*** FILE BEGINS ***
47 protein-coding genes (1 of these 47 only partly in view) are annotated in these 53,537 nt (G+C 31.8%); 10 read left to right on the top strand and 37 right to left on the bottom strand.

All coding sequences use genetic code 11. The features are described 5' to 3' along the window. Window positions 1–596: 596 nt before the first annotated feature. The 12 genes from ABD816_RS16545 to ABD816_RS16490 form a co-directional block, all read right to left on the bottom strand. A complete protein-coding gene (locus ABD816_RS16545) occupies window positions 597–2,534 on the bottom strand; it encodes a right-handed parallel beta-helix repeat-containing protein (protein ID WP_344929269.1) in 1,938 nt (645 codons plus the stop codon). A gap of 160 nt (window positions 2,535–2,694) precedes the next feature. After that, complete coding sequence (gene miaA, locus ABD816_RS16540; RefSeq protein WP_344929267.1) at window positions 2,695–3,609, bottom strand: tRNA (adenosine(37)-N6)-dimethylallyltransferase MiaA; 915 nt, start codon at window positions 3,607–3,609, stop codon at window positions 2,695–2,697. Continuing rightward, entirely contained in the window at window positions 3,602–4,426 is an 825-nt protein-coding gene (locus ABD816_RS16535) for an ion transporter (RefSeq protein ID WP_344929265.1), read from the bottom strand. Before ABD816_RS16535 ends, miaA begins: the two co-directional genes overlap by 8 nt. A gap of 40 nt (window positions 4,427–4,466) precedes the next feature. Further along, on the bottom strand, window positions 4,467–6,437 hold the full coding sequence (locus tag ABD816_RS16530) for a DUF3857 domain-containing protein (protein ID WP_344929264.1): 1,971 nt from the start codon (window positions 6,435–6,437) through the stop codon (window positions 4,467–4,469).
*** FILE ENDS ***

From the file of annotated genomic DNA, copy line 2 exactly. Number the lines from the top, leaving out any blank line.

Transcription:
All coding sequences use genetic code 11. The features are described 5' to 3' along the window. Window positions 1–596: 596 nt before the first annotated feature. The 12 genes from ABD816_RS16545 to ABD816_RS16490 form a co-directional block, all read right to left on the bottom strand. A complete protein-coding gene (locus ABD816_RS16545) occupies window positions 597–2,534 on the bottom strand; it encodes a right-handed parallel beta-helix repeat-containing protein (protein ID WP_344929269.1) in 1,938 nt (645 codons plus the stop codon). A gap of 160 nt (window positions 2,535–2,694) precedes the next feature. After that, complete coding sequence (gene miaA, locus ABD816_RS16540; RefSeq protein WP_344929267.1) at window positions 2,695–3,609, bottom strand: tRNA (adenosine(37)-N6)-dimethylallyltransferase MiaA; 915 nt, start codon at window positions 3,607–3,609, stop codon at window positions 2,695–2,697. Continuing rightward, entirely contained in the window at window positions 3,602–4,426 is an 825-nt protein-coding gene (locus ABD816_RS16535) for an ion transporter (RefSeq protein ID WP_344929265.1), read from the bottom strand. Before ABD816_RS16535 ends, miaA begins: the two co-directional genes overlap by 8 nt. A gap of 40 nt (window positions 4,427–4,466) precedes the next feature. Further along, on the bottom strand, window positions 4,467–6,437 hold the full coding sequence (locus tag ABD816_RS16530) for a DUF3857 domain-containing protein (protein ID WP_344929264.1): 1,971 nt from the start codon (window positions 6,435–6,437) through the stop codon (window positions 4,467–4,469).